Each of these behaviours can make you feel good in a moment when you are feeling bad. That gives you an excellent sense of conquering a threat, so you repeat the behaviour.
Over time, a neural superhighway develops, and the behaviour seems to light up effortlessly. But side effects accumulate and trigger unhappy chemicals.
You’re even more motivated to trigger happy chemicals how you expect them to work. But it’s like driving with one foot on the accelerator and one on the brake—the same behaviour triggering happiness and unhappiness.
How to Stop Vicious Cycles You can stop a vicious cycle instantly. Just resist that “do something” feeling and live with the cortisol. This is difficult to do because cortisol screams for your attention.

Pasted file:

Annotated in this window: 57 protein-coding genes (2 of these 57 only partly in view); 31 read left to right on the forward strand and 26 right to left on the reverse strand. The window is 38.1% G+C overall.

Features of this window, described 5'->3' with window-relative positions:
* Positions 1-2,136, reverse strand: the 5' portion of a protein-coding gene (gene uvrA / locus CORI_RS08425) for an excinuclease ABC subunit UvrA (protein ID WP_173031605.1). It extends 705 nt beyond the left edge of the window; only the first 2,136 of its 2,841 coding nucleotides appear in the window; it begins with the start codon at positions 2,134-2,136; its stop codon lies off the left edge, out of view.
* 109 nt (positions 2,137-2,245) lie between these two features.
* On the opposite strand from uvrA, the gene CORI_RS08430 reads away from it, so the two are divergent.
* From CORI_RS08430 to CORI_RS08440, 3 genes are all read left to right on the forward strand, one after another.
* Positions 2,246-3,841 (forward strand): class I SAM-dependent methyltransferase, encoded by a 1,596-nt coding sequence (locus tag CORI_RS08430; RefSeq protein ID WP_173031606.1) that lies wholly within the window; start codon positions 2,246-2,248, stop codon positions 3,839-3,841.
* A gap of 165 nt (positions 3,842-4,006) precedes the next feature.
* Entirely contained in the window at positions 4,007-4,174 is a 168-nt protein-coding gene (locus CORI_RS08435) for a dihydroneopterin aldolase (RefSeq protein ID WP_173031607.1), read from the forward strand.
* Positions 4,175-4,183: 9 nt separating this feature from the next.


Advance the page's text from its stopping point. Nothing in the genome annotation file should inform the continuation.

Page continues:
After all, it didn’t evolve for you to sit around and accept it. But you can build the skill of doing nothing during a cortisol alert, even as it begs you to make it go away by doing something.
Waiting gives your brain a chance to activate an alternative. A virtuous circle starts at that moment. Seizing the moment is easier if you have an alternative circuit ready. Your new circuit may feel awkward at first.
It lacks the zip of electricity you’ve relied on for the sense that you know what’s going on. Resisting an old circuit can make you feel like you’re threatening your survival when doing pre- precisely the opposite. The pain of resisting a habit eases once a new habit forms.
You can do that in forty-five days if you repeat a new thought or behaviour every day without fail. If you miss a day, start over with Day One.
The new choice will not make you happy on Day One and may not make you happy on Day Forty. Even on Day Forty-Five, it cannot trigger happy chemicals constantly. But it will invite enough electricity to free you from a vicious cycle.